I understand how Hellman's time-memory trade-off tables work by creating chains of hash and reduction function results and storing the last result after a number of operations. since the reduction function maps from hash space (crapton of characters) into password space (let's say up to 10 characters), it's obviouts we are going to have a ton of collisions.

Rainbow tables try to solve this by using multiple reduction functions. I dont understand How or why that helps.

This wikipedia article seems to try to put some light into it, but I just cant make sense of what it's trying to say.

Rainbow tables effectively solve the problem of collisions with ordinary hash chains by replacing the single reduction function R with a sequence of related reduction functions R1 through Rk. In this way, for two chains to collide and merge they must hit the same value on the same iteration.

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    Please don't post text as images. Its hard (or for some, impossible) to read and search. Just copy paste the quote instead. – Anders Mar 20 '18 at 7:37

OK, I think I figured it out.

I made an illustration since It seems to be the best way of explaining what's going on.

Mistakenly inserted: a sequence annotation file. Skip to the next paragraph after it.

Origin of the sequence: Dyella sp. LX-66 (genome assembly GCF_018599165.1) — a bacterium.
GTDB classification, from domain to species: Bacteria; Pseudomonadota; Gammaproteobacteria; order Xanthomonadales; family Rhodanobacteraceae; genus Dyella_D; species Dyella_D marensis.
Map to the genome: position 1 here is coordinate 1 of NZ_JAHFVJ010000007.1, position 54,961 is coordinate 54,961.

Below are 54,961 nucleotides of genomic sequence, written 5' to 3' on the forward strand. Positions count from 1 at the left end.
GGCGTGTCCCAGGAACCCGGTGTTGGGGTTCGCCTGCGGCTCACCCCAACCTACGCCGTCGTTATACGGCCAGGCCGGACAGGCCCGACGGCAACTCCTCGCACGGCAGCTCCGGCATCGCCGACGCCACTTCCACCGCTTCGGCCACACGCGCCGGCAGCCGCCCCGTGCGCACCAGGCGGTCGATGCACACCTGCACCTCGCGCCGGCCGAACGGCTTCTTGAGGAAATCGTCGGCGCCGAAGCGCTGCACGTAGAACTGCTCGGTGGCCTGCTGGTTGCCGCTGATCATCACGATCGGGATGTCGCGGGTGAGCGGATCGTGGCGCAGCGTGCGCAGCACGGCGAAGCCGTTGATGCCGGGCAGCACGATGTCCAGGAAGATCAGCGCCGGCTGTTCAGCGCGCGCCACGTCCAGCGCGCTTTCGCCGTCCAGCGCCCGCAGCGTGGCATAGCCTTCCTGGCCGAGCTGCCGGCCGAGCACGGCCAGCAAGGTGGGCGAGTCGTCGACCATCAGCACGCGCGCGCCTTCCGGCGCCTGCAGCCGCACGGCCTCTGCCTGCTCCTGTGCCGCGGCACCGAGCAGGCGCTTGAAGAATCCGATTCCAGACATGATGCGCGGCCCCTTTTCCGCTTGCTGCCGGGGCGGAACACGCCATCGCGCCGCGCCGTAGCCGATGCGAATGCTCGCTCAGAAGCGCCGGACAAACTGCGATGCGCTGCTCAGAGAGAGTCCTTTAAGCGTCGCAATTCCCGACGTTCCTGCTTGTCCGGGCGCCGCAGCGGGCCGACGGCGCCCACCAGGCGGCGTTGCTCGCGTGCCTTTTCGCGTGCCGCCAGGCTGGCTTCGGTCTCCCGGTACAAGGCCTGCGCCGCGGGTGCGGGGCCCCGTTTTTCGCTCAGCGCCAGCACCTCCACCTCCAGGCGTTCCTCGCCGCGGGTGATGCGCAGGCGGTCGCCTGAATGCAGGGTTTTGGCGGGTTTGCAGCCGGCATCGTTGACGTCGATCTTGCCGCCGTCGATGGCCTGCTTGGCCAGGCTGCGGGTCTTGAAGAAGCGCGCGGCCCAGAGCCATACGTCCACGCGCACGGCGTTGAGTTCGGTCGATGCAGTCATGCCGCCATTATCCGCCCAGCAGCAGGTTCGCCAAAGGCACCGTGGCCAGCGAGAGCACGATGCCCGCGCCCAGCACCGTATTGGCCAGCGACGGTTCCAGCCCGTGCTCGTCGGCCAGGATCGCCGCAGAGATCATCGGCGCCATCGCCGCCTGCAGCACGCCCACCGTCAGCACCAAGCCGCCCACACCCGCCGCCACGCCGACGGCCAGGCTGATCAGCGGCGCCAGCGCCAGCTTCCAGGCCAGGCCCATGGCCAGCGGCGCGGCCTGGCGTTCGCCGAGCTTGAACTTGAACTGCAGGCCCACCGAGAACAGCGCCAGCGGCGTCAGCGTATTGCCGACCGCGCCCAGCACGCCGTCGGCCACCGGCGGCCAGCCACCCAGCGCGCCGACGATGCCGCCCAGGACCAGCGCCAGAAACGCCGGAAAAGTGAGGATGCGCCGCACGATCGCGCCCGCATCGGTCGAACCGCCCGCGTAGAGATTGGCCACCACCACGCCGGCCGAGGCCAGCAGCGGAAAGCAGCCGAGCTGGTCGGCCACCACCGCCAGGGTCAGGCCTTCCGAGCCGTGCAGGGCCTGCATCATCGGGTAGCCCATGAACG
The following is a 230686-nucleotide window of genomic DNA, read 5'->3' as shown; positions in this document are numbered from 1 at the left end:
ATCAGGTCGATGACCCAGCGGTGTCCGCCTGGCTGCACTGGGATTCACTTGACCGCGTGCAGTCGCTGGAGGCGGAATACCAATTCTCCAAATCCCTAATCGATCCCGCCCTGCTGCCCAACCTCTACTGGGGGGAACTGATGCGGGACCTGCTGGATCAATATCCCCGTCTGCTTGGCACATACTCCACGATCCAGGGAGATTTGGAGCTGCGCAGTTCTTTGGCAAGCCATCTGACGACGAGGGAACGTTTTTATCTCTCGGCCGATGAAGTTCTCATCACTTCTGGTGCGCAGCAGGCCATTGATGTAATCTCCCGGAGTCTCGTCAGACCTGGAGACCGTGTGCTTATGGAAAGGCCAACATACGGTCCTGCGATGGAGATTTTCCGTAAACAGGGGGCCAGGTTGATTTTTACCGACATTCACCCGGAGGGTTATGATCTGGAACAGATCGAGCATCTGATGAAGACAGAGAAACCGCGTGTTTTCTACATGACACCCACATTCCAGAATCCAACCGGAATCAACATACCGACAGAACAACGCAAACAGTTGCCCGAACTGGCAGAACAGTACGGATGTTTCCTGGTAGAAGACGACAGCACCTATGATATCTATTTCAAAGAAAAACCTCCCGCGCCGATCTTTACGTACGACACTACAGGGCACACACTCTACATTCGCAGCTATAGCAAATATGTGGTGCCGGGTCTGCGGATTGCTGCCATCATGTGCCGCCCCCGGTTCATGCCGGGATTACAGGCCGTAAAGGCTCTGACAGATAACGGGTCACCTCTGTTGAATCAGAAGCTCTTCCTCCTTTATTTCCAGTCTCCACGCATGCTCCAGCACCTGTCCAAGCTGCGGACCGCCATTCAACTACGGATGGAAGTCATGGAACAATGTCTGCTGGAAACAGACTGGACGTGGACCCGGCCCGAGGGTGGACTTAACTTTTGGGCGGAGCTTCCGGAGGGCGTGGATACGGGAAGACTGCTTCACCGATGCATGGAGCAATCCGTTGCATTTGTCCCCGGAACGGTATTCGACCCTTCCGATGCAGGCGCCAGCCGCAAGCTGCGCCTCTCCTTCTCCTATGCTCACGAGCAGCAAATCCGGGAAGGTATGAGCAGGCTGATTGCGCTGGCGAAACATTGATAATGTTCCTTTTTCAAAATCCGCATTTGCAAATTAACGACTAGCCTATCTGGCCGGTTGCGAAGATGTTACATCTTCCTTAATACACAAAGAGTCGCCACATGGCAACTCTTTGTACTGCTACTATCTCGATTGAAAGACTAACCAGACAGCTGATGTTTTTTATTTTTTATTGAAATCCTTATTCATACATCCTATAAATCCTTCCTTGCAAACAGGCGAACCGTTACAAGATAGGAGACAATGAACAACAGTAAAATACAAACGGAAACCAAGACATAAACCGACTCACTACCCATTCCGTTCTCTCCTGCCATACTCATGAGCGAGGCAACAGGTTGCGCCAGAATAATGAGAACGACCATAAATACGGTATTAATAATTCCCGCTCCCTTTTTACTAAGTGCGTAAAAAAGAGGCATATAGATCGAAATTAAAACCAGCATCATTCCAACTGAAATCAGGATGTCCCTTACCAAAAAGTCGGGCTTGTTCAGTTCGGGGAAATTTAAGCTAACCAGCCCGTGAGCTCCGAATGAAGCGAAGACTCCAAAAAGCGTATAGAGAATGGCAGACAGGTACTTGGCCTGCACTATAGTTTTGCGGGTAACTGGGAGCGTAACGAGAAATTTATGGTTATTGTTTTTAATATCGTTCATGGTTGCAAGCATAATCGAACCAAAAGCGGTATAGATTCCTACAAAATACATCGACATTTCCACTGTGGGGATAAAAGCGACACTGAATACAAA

Rainbow tables use a different reduction function on each link in the chain (this can be viewed as a different function on each column, where chains are rows)

In the following illustration

  • H() is the Hashing function

  • R() is a common reduction function used on every link (not a rainbow table)

  • R1() to R3() are different reduction functions on every link (Rainbow table)

  • A-Z are plaintexts obtained by a reduction function

  • Hash1-5 are hashes obtained by the Hashing function

In the illustration you will find:

  • What happens during a collision in a Hellmans table (the predecessor of the Rainbow table, uses a single reduction function R())
  • What happens during a collision in a Rainbow table (identical to the Hellmans table, but uses different Reduction functions on each chain link)
  • What happens during a Collision occurring on the same spot on a Rainbow table (It's statistically unlikely, but if this happens then the chains end up being identical, but since this does not happen often it's not that much of a concern)

enter image description here

  • Very helpful graphic! What are good/common reduction functions used in practice. Most examples just mention taking some characters of the hashed output, but I doubt that's actually useful in practice, is it? – Kyu96 Oct 29 '20 at 2:53
  • Sorry, I barely even remember what I was asking. – Joaquin Brandan Oct 29 '20 at 22:33

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